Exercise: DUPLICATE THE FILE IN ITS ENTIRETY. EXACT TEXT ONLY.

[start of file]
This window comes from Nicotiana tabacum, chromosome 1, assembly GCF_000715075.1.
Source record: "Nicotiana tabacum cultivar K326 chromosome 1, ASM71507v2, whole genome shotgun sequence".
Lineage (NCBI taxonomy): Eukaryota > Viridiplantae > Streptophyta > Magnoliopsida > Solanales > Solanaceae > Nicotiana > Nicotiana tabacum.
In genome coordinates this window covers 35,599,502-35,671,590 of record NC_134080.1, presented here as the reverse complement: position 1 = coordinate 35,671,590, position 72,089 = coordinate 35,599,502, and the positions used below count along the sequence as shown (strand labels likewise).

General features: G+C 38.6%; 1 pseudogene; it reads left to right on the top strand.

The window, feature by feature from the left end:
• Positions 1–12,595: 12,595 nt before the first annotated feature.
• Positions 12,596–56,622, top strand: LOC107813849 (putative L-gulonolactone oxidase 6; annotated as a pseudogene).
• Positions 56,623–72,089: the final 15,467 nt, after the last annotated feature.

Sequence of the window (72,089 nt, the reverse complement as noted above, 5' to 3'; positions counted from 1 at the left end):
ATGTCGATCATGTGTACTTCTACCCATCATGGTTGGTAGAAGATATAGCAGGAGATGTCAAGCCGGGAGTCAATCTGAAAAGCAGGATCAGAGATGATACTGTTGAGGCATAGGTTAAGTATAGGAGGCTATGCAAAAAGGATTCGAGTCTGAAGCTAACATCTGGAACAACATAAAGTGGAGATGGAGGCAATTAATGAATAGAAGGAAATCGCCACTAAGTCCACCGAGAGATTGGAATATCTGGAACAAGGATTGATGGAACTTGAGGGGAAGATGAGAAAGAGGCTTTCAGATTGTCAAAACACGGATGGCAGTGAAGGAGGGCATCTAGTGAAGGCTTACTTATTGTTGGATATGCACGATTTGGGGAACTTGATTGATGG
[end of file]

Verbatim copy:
This window comes from Nicotiana tabacum, chromosome 1, assembly GCF_000715075.1.
Source record: "Nicotiana tabacum cultivar K326 chromosome 1, ASM71507v2, whole genome shotgun sequence".
Lineage (NCBI taxonomy): Eukaryota > Viridiplantae > Streptophyta > Magnoliopsida > Solanales > Solanaceae > Nicotiana > Nicotiana tabacum.
In genome coordinates this window covers 35,599,502-35,671,590 of record NC_134080.1, presented here as the reverse complement: position 1 = coordinate 35,671,590, position 72,089 = coordinate 35,599,502, and the positions used below count along the sequence as shown (strand labels likewise).

General features: G+C 38.6%; 1 pseudogene; it reads left to right on the top strand.

The window, feature by feature from the left end:
• Positions 1–12,595: 12,595 nt before the first annotated feature.
• Positions 12,596–56,622, top strand: LOC107813849 (putative L-gulonolactone oxidase 6; annotated as a pseudogene).
• Positions 56,623–72,089: the final 15,467 nt, after the last annotated feature.

Sequence of the window (72,089 nt, the reverse complement as noted above, 5' to 3'; positions counted from 1 at the left end):
ATGTCGATCATGTGTACTTCTACCCATCATGGTTGGTAGAAGATATAGCAGGAGATGTCAAGCCGGGAGTCAATCTGAAAAGCAGGATCAGAGATGATACTGTTGAGGCATAGGTTAAGTATAGGAGGCTATGCAAAAAGGATTCGAGTCTGAAGCTAACATCTGGAACAACATAAAGTGGAGATGGAGGCAATTAATGAATAGAAGGAAATCGCCACTAAGTCCACCGAGAGATTGGAATATCTGGAACAAGGATTGATGGAACTTGAGGGGAAGATGAGAAAGAGGCTTTCAGATTGTCAAAACACGGATGGCAGTGAAGGAGGGCATCTAGTGAAGGCTTACTTATTGTTGGATATGCACGATTTGGGGAACTTGATTGATGG